This next series of posts is going to be something a little different for Game in Japanese, but I hope you enjoy it all the same. I’m going to be posting my translation of the Iwata Asks column featuring Akitoshi Kawazu. The initial conversation was posted across 6 pages so I’ll be posting them one part at a time as I complete them in the following weeks. Be sure to check out my Translations page if you’re looking for more reading material.
You can also find the original interview in Japanese here.
We’re not quite done with Springdale and Yokai Watch 4 just yet. There are a lot of NPCs to meet so let’s take a look at the next batch. This is a continuation of the ‘Let Me Introduce You to’ series where we walk around video game towns and practice reading Japanese with side-by-side English and Japanese text! Don’t forget to check here for part 1.
Let’s take a little stroll around Yokai Watch 4’s Springdale and meet some of the residents. In this series we go around video game towns and use side-by-side English and Japanese text to get to some Japanese reading practice. This may be a good place to start if you’re thinking about importing the game to see if the text is around your reading level. Yokai Watch 4 is full of NPCs so we’ll start by meeting some of the kids in the various parks around town.
When I came to Japan for the first time, Yokai Watch had already taken over. I saw it everywhere. Some people even thought it would overtake Pokemon as the go-to monster catching game for kids. Things didn’t end up panning out that way in the following years, but at least they managed to pull me back in (for whatever that’s worth) with Yokai Watch 4.
I went to Tokyo Disneyland! It was great. I had been to Disney World in Florida as a kid so that’s kind of my baseline for Disney, but Tokyo Disneyland was nice because you can make a day trip out of it. No driving for days to get to Florida or working with a Disney trip planing expert. You can just kind of show up, do your thing, and leave at the end of the day having seen most of the park. It also seems like there isn’t a single day of the year that doesn’t have a seasonal event going on. This time of year it’s Tanabata. They had a little parade and a place for people to write their wishes on Mickey Mouse shaped paper to hang. They always seem to be rotating seasonal events and merchandise to give each trip its own special something which I’m sure the diehard Disney fans appreciate.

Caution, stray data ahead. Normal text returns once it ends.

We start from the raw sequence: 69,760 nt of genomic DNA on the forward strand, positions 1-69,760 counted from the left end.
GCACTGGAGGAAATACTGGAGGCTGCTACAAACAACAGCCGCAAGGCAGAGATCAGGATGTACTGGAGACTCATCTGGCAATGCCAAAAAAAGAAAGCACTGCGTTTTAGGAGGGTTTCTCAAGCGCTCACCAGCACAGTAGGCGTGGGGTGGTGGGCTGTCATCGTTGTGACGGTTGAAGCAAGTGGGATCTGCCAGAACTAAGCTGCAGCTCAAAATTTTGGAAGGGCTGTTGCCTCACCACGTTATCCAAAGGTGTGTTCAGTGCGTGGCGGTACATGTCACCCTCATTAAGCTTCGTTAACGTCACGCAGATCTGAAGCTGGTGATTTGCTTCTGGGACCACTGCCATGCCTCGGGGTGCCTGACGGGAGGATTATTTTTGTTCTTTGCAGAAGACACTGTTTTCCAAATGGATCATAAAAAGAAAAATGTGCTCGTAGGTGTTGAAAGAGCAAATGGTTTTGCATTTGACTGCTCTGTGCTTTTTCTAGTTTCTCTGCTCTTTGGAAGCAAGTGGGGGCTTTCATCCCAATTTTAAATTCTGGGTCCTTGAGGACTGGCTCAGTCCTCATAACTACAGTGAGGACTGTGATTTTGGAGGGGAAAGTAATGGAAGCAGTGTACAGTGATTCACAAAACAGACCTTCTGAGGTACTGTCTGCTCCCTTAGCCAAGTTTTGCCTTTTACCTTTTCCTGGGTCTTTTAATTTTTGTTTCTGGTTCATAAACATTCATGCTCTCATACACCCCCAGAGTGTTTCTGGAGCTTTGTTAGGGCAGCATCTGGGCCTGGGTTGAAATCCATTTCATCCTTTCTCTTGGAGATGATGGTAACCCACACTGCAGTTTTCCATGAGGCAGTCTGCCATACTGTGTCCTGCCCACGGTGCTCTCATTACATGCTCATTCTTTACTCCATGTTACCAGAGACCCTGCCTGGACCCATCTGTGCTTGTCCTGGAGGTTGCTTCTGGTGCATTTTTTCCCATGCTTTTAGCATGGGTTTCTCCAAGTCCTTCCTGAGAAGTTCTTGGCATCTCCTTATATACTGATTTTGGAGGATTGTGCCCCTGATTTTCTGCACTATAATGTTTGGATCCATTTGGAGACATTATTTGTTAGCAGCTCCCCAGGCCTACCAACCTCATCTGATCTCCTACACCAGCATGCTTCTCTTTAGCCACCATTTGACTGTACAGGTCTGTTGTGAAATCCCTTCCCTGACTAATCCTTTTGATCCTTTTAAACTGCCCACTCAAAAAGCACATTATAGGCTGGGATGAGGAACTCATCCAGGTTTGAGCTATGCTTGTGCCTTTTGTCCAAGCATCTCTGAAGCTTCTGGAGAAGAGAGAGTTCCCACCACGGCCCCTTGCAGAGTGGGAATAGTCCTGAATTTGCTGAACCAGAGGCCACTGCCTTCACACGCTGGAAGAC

Alright, it’s time to go meet the rest of Cherrygrove City as we continue looking at dialogue from Pokemon Crystal with side-by-side translations. Don’t forget to check out Part I and the rest of the ‘Let Me Introduce You to‘ series!
Now that we’ve talked to everyone in New Bark Town, it’s time to move to Route 29. Check the side-by-side game dialogue and translations to get reading practice using Pokemon Crystal! And don’t forget to check out the rest of the ‘Let Me Introduce You to’ series :]
I want to try something a little different here and see if anybody out there finds this sort of post helpful. I’m basically going to post the Japanese text from each NPC in New Bark Town from Pokemon Gold and Silver with a translation that tries to be literal, but still understandable. You can try to read the text yourself and then check the translation to see how you did. I may sprinkle in some grammar information as well. Let’s get to it!
The Nintendo 3DS may be region locked, but if you want access to a great catalog of Japanese games, importing a system from the 3DS line is worth the trouble. This is because it can access Nintendo’s digital store, the eShop, and is jam packed with JRPGs. Once you import a system, there isn’t really a need to import games because most of them are on the eShop. Plus, with a bank account that lets you make international purchases, like Ally Bank or something, you can use the debit card from your bank to buy games. Buying eShop gift cards from international sellers and having the codes sent to you is also an option though. With all of that out of the way, let’s get to the games.
Learning all of these fancy words isn’t going to do you much good if you don’t have any games to read them in. Lucky for us, getting our hands on video games that we can play in Japanese has become easier in recent years, especially with the Switch, PlayStation 4, and Xbox One not being region locked. A region locked console, such as the Nintendo 3DS, will not be able to play games from other regions which means you can’t just import a game from Japan and pop it into your North American system. Let’s start with the consoles listed above and follow that up with some other consoles that aren’t region locked.